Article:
Sunday, June 18, 2006
Fiji Living Magazine
We've been reading the June/July issue of the new magazine launched in Fiji recently. Lots of good pics and articles, gutsy, relevant. Though the senior gentleman on the cover mightn't really attract the young people the magazine is intended for! The price of $2.99 is quite reasonable.
A review of the magazine is below:
USP JOURNALISM GRADUATE STARTS NEW LIFESTYLE MAGAZINE
By Erica Lee and Sukulu Rupeni
SUVA: (Wansolwara/Pacific Media Watch): A group of young journalists and designers have launched a new lifestyle publication, Fiji Living, that hit the stores in April. The magazine is the brainchild of editor Stanley Simpson, a University of the South Pacific journalism graduate.
A colourful, vibrant, and hip magazine, it has articles on local celebrities, cars, politics, health, the latest fashion tips, music and art, food, animal care, current affairs, crossword puzzles and the odd joke or two.
Simpson, founding editor of the USP journalism programme newspaper Wansolwara, has worked with NGOs since graduating in 1998. He said he had dreamed of returning to journalism. He took on the challenge of starting a new magazine because he wanted to do something adventurous.
He described Fiji Living as a family-based magazine that, - as the title suggests - is about life in Fiji."This magazine can be read and enjoyed by parents, teenagers and children. This is a magazine for the future," said Simpson.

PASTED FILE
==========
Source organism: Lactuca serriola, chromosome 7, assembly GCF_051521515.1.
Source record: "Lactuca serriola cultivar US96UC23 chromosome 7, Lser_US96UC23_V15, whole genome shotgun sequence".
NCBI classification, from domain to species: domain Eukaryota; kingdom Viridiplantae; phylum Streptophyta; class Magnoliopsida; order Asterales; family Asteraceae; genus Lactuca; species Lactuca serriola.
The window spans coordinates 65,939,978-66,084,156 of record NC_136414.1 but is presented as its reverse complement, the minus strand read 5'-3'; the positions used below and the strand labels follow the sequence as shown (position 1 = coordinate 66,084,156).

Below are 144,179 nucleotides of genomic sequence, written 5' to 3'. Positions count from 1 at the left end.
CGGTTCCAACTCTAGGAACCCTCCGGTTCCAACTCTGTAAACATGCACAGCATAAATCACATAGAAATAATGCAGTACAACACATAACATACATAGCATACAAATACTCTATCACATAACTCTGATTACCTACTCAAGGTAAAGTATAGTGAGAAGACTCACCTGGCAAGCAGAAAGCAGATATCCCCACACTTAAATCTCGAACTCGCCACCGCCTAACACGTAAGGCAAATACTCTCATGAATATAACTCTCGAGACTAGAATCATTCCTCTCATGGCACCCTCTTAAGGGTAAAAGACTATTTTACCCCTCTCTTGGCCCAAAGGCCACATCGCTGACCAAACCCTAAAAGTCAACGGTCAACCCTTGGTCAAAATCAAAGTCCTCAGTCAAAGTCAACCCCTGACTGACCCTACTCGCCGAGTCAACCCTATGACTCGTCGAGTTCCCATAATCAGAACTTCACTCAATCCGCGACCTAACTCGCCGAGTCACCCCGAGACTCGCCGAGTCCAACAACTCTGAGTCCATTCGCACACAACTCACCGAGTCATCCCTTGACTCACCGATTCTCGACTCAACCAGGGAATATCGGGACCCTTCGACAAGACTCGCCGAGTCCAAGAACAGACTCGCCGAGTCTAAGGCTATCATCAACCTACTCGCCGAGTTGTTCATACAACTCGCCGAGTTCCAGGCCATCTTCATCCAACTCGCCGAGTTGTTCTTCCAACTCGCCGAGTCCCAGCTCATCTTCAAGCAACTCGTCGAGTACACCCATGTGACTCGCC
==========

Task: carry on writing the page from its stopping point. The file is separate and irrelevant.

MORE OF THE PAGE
A youthful and talented team of emerging writers and graphic artists are behind the venture. They include former Fiji TV reporter Imraz Iqbal, creative director Josua Toganivalu and graphic assistant Bilitaki Lovo. Contributing writers include former USP journalism student Angeline Lal.
The cover girl in the first issue is local Fiji TV personality, Irene Edwards, who hosts the locally produced TV comedy, P.I.P.E. Four pages are dedicated to profiling the 25-year-old who has been in television for the past 10 years. The magazine reports that her fame has brought her a very persistent stalker.
There is a piece on the famous coffee shop, Headworks, run by the Bulatiko siblings, a story on Mereoni Taginadavui’s struggle with cancer, a question and answer interview with local rapper Sammy G and recipes by Tracey Powell.
The magazine also has a serious side and highlights issues of national concern such as road safety, crime and health.
The first-issue editorial by Simpson describes Fiji as country of many contradictions."We can be as modern as Sydney, yet as backward as Sudan," he wrote."Fiji Living aims to showcase the best and the worst of both worlds in full colour, analysis and character," he added.
Simpson aims to use his background in journalism, history and politics and environmental activism to take the magazine to new heights.